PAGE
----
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For Mother’s Day, States Should Ensure Access to Comprehensive Health Coverage

Rather than send flowers, state policymakers should offer women a Mother’s Day gift with longer-lasting benefits: expanding Medicaid coverage and rejecting policies that take coverage away from people who don’t meet work requirements. They should also reject attempts to weaken private health coverage, such as by promoting skimpy short-term plans that don’t provide essential benefits like maternity care.

Nearly 40 million women get health coverage through Medicaid, millions of them thanks to the Affordable Care Act’s (ACA) Medicaid expansion to more low-income adults. Medicaid offers women essential health care services, including preventive care, family planning, care between pregnancies, and care for chronic physical and behavioral health conditions. Some 2.2 million more women could gain coverage if the states that haven’t yet adopted the Medicaid expansion did so.

Unfortunately, some states are moving in the wrong direction. The Trump Administration is letting states take Medicaid coverage away from people who don’t document that they work or participate in work-related activities for a specified number of hours each month. These policies will harm many women caring for children or other family members; caregiving responsibilities can make it harder to work outside the home and, for those who are working, harder to meet a work-hours threshold every month.

Work requirements will also hurt women with disabilities or serious illnesses, who may not qualify for an exemption or struggle with the bureaucratic hurdles to secure one. And they will harm women who work hard in low-wage jobs with inconsistent hours that might not meet the state’s threshold every month.

In Arkansas, the first state to implement these policies, nearly 1 in 4 beneficiaries subject to them lost coverage in 2018 as a result. (While a federal district court struck down state waivers with work requirements in Arkansas and Kentucky, the Trump Administration is still approving these policies in additional states.)

Women who lose coverage due to these policies risk significant harm. Medicaid expansion raised the share of people with a personal physician, getting check-ups, and getting recommended preventive care (such as cholesterol and cancer screenings), studies find, while lowering the shares delaying care due to cost, skipping medications due to cost, or relying on the emergency room for care. Taking away coverage from people not meeting work requirements or otherwise restricting coverage could reverse a large share of these gains.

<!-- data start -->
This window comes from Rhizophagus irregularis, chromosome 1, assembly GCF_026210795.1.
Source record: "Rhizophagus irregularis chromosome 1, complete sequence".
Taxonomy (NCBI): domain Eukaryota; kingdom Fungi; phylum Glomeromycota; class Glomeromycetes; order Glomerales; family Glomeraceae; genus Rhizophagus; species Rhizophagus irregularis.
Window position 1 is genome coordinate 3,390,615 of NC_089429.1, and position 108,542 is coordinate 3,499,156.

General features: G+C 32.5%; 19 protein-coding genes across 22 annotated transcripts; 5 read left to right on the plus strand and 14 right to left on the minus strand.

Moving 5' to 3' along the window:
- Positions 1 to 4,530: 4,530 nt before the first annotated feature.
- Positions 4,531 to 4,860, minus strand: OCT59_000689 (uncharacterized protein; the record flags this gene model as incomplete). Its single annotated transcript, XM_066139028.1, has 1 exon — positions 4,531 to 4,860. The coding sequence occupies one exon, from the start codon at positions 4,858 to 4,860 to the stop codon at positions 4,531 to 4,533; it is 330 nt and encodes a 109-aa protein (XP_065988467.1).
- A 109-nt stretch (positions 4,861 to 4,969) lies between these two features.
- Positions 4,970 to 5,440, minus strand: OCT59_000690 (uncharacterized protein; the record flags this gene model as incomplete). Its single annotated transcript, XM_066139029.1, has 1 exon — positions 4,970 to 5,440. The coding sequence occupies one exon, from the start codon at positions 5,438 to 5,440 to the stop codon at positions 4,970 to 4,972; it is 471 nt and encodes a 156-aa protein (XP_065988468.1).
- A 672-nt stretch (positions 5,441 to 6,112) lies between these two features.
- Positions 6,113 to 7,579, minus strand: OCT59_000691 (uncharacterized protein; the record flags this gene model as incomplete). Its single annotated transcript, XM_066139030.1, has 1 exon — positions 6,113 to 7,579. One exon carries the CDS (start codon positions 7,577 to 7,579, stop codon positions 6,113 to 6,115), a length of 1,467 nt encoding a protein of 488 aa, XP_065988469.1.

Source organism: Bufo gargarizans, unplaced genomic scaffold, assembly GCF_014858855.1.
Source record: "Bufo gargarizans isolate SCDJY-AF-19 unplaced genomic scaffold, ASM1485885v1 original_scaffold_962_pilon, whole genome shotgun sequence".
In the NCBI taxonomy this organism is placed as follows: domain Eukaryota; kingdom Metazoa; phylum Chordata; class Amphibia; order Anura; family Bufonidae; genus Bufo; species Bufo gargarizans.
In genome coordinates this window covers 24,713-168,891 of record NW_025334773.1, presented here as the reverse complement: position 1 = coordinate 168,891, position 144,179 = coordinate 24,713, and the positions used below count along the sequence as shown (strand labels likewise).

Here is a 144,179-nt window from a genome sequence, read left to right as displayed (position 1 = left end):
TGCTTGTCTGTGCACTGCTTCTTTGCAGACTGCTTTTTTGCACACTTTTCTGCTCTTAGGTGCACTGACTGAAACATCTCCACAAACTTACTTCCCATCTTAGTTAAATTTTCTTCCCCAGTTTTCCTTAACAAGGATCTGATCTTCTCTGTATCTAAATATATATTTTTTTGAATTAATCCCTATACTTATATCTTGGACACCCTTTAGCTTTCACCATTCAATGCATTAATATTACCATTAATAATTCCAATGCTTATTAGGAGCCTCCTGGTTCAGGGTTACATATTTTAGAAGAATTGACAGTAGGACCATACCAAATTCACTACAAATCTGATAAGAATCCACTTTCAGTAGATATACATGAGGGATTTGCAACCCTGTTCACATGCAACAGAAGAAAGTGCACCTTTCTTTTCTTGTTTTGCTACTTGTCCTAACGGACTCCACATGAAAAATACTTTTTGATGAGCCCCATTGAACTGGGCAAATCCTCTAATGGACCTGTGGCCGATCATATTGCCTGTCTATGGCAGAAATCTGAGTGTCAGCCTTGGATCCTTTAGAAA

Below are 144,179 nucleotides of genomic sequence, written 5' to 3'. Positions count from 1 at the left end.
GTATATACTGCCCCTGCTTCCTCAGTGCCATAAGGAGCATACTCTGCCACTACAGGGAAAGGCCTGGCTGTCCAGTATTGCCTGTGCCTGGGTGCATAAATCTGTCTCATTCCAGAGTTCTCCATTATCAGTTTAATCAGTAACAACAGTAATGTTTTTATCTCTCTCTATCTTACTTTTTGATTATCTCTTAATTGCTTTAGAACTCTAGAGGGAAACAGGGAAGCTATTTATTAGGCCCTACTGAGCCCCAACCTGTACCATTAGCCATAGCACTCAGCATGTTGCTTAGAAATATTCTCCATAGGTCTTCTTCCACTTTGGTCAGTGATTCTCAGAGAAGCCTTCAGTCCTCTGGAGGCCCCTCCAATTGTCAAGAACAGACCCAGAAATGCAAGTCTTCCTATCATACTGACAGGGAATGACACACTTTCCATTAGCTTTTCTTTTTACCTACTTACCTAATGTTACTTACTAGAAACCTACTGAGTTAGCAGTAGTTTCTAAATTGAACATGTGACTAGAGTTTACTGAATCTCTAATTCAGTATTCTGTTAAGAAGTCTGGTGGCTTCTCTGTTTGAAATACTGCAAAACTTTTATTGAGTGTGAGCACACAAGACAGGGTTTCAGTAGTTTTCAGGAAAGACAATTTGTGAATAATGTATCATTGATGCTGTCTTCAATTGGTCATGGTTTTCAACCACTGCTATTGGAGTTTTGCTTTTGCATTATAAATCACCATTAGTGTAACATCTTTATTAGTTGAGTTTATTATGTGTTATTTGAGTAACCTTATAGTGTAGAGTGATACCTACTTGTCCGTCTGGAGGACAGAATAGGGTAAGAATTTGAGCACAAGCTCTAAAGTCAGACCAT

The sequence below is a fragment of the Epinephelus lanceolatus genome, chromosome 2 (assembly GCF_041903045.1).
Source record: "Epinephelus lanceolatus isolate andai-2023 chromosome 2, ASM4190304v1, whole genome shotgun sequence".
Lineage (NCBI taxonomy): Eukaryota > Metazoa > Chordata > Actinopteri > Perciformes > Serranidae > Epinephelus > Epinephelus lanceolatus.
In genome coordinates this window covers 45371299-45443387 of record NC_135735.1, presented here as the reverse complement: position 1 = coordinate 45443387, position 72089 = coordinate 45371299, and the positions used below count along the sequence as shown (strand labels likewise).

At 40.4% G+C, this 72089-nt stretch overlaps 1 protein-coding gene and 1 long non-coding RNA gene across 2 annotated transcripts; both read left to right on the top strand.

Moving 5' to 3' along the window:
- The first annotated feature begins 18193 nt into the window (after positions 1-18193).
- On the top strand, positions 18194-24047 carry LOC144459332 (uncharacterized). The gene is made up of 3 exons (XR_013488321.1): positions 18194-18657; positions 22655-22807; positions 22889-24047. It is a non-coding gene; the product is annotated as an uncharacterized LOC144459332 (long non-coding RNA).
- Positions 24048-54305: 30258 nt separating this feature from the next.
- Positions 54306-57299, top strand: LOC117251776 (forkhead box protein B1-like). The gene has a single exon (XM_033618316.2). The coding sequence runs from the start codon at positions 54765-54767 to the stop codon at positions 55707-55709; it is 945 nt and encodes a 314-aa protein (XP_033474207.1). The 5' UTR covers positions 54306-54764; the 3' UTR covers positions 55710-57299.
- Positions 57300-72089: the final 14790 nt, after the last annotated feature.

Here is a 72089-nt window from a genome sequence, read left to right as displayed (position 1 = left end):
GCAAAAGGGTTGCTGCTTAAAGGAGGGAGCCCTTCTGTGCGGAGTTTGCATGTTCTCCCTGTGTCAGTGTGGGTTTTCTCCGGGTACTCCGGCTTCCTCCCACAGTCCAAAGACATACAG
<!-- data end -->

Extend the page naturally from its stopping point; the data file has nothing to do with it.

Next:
Losing access to care would especially harm the nearly half of all women with an ongoing condition requiring regular monitoring, care, or medication. For example, the opioid crisis is increasingly affecting women: over 15,000 women died from opioid overdoses in 2017, more than three times the 2007 figure. Women losing Medicaid coverage likely won’t have access to needed treatment and recovery services.

These policies also create coverage gaps that will likely interfere with post-partum and preconception care, exacerbating existing shortcomings in maternal health care — especially for women of color. The number of pregnancy-related deaths per 100,000 live births jumped from 7.2 in 1987 to 18.0 in 2014, according to the Centers for Disease Control and Prevention. Women of color face large racial and ethnic disparities in pregnancy-related mortality: black women were more than three times likelier to die from pregnancy-related causes than white women between 2011 and 2014.

In addition to rejecting Medicaid restrictions, states should protect their residents from the Trump Administration’s expansion of short-term private health plans. These plans, which the Administration says can last up to a year or longer (versus three months previously), don’t have to cover all of the ACA’s essential health benefits. In fact, they often don’t cover such essential benefits as maternity and mental health care, substance use disorder treatment, and prescription drugs; a Kaiser Family Foundation survey didn’t identify a single short-term plan offering maternity care. Also, short-term plans can deny coverage or charge more to people with pre-existing conditions, typically don’t cover medical services related to a pre-existing condition, and can charge women more than men for the same coverage. Eleven states and the District of Columbia have blocked short-term plans or limited them to three months or less, and others should follow.

Expanding and protecting women’s access to essential health care would be an appropriate way for states to mark Mother’s Day.